By Bill Dupre
No, we are not alone - there's this horrible, horrible thing out there called "Independence Day." Meanwhile, the search for intelligent life continues. ...
Take away the 50 minutes of computer-generated effects (which are pretty doggone slick) and what you have here is a cheesy '50s era sci-fi flick with a bloated budget. Too bad "Mystery Science Theater 3000" isn't around anymore; this could have been a fun movie with some android-generated commentary thrown in.
Director and co-writer Roland Emmerich ("Stargate") brings on the bear in the first frame: a gigando alien spacecraft is hurtling toward Earth, where it lacks into orbit around our fair planet, dispatching a multitude of smaller flying saucers (a mere 15 miles wide each) which settle in over each of the planet's major cities, causing widespread concern over the future of the human race and messing up TV reception.
From there, "Independence Day" becomes an ensemble piece wracked by chaos. Emmerich gives us vignettes of daily life around the planet as the realization that something very strange is happening settles in. "ID" brings back the all-star cast of the old disaster movies with everyone from Bill Pullman as President Whitmire, a former fighter pilot and all-around swell guy (how come the movies never have any trouble coming up with terrific presidents?), to Randy Quaid as a whiskey-sodden crop duster in New Mexico. And these two - you guessed it - become partners in the final moments when it's do or die against the evil empire from way out there. The trouble with "Independence Day" is that it so rapidly becomes a relentless barrage of spectacular effects that there's no time left for developing a real plot, or even a plausible sense of dread that could have truly kept the audience at seat's edge. We see entire blocks of skyscrapers reduced to ash in seconds as the aliens unleash their fearsome light beams upon us, but we never get close enough to any of the characters to share in that very special sense of unease that comes from knowing that an unknown power is about to immolate your hometown.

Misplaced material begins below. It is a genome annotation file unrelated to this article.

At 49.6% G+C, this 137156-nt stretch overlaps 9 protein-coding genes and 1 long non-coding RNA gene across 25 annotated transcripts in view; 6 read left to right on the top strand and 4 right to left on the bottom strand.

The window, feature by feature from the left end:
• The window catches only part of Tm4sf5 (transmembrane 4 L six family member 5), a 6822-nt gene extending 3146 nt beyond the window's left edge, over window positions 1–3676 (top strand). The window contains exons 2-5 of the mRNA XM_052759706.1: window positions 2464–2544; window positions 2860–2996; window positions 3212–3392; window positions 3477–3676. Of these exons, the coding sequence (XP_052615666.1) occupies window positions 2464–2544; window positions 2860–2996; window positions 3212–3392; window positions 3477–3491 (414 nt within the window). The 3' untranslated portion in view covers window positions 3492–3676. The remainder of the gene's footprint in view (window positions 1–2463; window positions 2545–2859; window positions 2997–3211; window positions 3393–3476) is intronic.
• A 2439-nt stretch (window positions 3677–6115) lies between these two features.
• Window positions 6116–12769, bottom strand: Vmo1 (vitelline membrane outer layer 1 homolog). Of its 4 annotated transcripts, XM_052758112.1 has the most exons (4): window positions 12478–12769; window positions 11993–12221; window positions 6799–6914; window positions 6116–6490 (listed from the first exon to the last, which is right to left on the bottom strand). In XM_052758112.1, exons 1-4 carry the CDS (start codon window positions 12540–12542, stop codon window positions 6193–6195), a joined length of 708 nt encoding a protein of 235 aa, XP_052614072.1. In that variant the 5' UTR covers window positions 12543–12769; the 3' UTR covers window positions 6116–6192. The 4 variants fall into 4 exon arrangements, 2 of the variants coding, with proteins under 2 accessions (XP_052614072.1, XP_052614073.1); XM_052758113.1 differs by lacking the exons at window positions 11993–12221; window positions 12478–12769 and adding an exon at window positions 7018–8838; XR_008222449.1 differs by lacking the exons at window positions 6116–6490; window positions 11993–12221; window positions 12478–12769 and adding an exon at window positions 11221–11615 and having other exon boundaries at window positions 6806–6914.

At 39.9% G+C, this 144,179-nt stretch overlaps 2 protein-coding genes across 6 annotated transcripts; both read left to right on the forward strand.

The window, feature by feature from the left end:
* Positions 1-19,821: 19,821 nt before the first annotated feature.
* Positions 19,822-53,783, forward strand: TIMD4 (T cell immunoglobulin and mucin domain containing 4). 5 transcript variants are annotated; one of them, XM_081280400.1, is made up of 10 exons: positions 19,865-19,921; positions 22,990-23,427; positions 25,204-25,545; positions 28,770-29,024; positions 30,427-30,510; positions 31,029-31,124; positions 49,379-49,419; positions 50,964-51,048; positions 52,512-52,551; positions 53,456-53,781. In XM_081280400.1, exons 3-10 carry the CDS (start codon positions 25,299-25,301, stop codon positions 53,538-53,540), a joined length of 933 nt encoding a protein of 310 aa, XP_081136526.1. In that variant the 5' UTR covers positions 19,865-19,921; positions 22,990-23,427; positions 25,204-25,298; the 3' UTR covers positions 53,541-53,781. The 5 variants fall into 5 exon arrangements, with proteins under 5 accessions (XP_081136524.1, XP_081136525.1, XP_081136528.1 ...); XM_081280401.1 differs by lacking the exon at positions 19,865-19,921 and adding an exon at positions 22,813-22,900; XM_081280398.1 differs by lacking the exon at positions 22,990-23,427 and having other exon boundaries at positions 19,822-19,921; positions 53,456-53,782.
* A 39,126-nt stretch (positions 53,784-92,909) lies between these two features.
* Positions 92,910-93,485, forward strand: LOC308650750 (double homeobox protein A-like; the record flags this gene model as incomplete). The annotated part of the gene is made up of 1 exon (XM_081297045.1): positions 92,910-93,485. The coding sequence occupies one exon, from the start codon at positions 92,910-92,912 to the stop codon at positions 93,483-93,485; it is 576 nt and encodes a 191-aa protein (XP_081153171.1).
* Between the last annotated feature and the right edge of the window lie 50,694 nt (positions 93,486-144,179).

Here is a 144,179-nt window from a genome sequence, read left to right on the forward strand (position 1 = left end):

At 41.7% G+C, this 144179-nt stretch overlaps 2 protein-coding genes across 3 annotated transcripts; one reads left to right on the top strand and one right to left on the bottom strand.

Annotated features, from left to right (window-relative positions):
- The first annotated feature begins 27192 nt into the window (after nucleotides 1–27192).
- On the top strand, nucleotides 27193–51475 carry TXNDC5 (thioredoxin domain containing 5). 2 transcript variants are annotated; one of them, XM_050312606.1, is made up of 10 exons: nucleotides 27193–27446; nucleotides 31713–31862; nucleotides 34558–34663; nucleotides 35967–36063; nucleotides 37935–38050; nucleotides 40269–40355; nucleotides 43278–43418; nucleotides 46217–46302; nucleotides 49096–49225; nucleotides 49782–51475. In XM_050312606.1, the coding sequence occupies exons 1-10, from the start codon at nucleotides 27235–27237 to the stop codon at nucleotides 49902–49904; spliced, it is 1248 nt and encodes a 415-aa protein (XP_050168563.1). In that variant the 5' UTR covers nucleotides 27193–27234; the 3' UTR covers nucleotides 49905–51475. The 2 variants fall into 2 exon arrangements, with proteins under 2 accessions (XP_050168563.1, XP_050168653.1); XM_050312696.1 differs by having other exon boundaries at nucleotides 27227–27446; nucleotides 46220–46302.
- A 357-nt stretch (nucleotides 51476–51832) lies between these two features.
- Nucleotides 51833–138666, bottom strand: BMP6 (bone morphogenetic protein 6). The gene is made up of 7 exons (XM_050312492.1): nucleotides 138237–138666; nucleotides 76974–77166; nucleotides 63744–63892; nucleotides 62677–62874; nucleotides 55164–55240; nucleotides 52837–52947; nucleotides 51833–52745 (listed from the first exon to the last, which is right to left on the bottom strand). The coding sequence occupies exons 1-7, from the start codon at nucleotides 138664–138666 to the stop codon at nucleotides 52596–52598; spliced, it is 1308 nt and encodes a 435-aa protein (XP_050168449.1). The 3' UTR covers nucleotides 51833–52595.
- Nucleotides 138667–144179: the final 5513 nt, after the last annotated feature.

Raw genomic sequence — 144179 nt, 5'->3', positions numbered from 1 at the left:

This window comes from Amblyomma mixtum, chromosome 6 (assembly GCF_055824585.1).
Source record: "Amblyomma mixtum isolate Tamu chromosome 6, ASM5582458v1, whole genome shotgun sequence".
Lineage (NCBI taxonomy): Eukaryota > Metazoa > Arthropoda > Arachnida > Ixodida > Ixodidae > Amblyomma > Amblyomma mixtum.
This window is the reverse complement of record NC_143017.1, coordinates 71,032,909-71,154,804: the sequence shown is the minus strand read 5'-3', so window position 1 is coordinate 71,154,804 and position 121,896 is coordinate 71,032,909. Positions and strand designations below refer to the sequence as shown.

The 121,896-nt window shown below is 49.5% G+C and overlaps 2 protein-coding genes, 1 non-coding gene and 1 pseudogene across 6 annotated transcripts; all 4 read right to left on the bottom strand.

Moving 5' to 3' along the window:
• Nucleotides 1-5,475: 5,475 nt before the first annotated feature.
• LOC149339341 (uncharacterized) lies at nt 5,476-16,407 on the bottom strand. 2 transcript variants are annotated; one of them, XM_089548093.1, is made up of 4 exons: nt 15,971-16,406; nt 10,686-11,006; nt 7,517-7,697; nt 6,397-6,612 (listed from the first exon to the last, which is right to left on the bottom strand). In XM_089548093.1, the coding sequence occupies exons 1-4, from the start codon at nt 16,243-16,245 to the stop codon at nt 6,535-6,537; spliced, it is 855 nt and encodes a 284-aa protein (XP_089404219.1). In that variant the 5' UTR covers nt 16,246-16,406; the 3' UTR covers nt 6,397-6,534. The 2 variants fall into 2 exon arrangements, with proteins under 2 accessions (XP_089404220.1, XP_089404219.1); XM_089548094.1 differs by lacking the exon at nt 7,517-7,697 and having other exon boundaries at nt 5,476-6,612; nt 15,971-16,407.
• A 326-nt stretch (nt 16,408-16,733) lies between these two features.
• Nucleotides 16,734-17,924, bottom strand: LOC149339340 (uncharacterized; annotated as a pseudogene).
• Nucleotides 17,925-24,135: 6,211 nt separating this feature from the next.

The result is that "Independence Day" plays out like a two-hour trailer. From the relentless, deafening soundtrack (the day-of-doom orchestral music must have been put on an endless-loop cassette) to the dimbulb applause lines that the actors spit out like one-liners at a one-upmanship contest, this movie is simply exhausting without ever truly being thrilling.
It seems pointless to talk about acting, since, despite the all-star cast, "Independence Day" could have been shot in Claymation with about the same dramatic impact. How much longer will it be before the studios realize that they could save mucho bucks by having the actors computer-generated, right along with all those tiresome special effects? Disney did it with "Toy Story" and ended up with a pretty good movie. Who needs Jeff Goldblum?
So, with not much being offered on the Earthling side of the lifeforms spectrum, what about the dreaded aliens? Do we get to see these evil critters plotting to destroy our island Earth? Does Emmerich give us a peek into the workings of these demented minds from so many light-years away? Nope. Except for a brief scene in which Will Smith punches out one of the invaders, we get nary a glance at the invaders; their wicked ships and laser beams are all we see. "Independence Day" is bloodless (in every sense of the word) and very nearly lifeless. It commits the unforgivable sin for a summer sci-fi thriller: It fails, utterly, to engage the audience.
If nonstop destruction and whiz-bang chase scenes between F-14s and flying saucer fighters is your idea of cinematic ecstacy, then you might enjoy "ID." But if you're looking for real thrills and chills in an extraterrestrial mode, stay home and rent "Alien." Even the second time around, it's bound to be spookier than this twaddle.
Photo caption: Jeff Goldblum plays a techno-geek who comes up with a plan to save the planet in 'Independence Day.'
HTML by Area 51 Research Center, 7/3/96.